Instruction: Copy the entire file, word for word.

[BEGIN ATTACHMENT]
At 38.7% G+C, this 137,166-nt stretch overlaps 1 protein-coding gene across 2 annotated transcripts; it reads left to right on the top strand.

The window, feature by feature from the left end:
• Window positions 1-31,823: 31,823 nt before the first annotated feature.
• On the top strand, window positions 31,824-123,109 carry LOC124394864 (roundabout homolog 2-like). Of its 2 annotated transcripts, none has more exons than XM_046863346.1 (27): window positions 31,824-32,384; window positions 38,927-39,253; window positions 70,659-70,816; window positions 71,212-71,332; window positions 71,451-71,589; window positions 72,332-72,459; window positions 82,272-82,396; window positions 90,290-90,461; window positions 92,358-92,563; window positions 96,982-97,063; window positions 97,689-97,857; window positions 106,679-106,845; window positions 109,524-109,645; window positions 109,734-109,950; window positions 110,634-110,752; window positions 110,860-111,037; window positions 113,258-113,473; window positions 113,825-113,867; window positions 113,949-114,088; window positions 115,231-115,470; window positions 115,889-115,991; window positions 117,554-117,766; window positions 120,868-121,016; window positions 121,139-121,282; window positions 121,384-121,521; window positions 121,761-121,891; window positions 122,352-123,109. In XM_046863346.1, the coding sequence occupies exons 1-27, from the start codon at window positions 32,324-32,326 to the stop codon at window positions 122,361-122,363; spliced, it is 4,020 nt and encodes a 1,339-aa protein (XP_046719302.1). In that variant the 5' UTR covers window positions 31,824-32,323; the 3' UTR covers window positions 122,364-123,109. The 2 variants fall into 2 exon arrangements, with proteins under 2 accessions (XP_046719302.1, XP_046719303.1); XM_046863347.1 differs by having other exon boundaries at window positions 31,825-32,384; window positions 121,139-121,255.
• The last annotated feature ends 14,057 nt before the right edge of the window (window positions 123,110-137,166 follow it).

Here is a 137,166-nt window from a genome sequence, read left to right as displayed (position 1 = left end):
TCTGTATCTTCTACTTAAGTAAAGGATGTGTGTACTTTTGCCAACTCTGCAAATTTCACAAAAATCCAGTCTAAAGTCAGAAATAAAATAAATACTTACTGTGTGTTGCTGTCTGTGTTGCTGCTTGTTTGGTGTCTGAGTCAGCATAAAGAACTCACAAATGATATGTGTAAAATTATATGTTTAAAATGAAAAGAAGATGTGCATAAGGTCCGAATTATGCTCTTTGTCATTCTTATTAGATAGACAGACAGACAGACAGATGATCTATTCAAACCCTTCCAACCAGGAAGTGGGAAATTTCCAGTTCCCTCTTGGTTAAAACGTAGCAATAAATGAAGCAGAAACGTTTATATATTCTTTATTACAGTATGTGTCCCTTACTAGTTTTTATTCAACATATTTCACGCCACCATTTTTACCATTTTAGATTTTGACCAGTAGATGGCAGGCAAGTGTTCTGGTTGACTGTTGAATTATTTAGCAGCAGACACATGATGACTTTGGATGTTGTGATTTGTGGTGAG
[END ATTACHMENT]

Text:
At 38.7% G+C, this 137,166-nt stretch overlaps 1 protein-coding gene across 2 annotated transcripts; it reads left to right on the top strand.

The window, feature by feature from the left end:
• Window positions 1-31,823: 31,823 nt before the first annotated feature.
• On the top strand, window positions 31,824-123,109 carry LOC124394864 (roundabout homolog 2-like). Of its 2 annotated transcripts, none has more exons than XM_046863346.1 (27): window positions 31,824-32,384; window positions 38,927-39,253; window positions 70,659-70,816; window positions 71,212-71,332; window positions 71,451-71,589; window positions 72,332-72,459; window positions 82,272-82,396; window positions 90,290-90,461; window positions 92,358-92,563; window positions 96,982-97,063; window positions 97,689-97,857; window positions 106,679-106,845; window positions 109,524-109,645; window positions 109,734-109,950; window positions 110,634-110,752; window positions 110,860-111,037; window positions 113,258-113,473; window positions 113,825-113,867; window positions 113,949-114,088; window positions 115,231-115,470; window positions 115,889-115,991; window positions 117,554-117,766; window positions 120,868-121,016; window positions 121,139-121,282; window positions 121,384-121,521; window positions 121,761-121,891; window positions 122,352-123,109. In XM_046863346.1, the coding sequence occupies exons 1-27, from the start codon at window positions 32,324-32,326 to the stop codon at window positions 122,361-122,363; spliced, it is 4,020 nt and encodes a 1,339-aa protein (XP_046719302.1). In that variant the 5' UTR covers window positions 31,824-32,323; the 3' UTR covers window positions 122,364-123,109. The 2 variants fall into 2 exon arrangements, with proteins under 2 accessions (XP_046719302.1, XP_046719303.1); XM_046863347.1 differs by having other exon boundaries at window positions 31,825-32,384; window positions 121,139-121,255.
• The last annotated feature ends 14,057 nt before the right edge of the window (window positions 123,110-137,166 follow it).

Here is a 137,166-nt window from a genome sequence, read left to right as displayed (position 1 = left end):
TCTGTATCTTCTACTTAAGTAAAGGATGTGTGTACTTTTGCCAACTCTGCAAATTTCACAAAAATCCAGTCTAAAGTCAGAAATAAAATAAATACTTACTGTGTGTTGCTGTCTGTGTTGCTGCTTGTTTGGTGTCTGAGTCAGCATAAAGAACTCACAAATGATATGTGTAAAATTATATGTTTAAAATGAAAAGAAGATGTGCATAAGGTCCGAATTATGCTCTTTGTCATTCTTATTAGATAGACAGACAGACAGACAGATGATCTATTCAAACCCTTCCAACCAGGAAGTGGGAAATTTCCAGTTCCCTCTTGGTTAAAACGTAGCAATAAATGAAGCAGAAACGTTTATATATTCTTTATTACAGTATGTGTCCCTTACTAGTTTTTATTCAACATATTTCACGCCACCATTTTTACCATTTTAGATTTTGACCAGTAGATGGCAGGCAAGTGTTCTGGTTGACTGTTGAATTATTTAGCAGCAGACACATGATGACTTTGGATGTTGTGATTTGTGGTGAG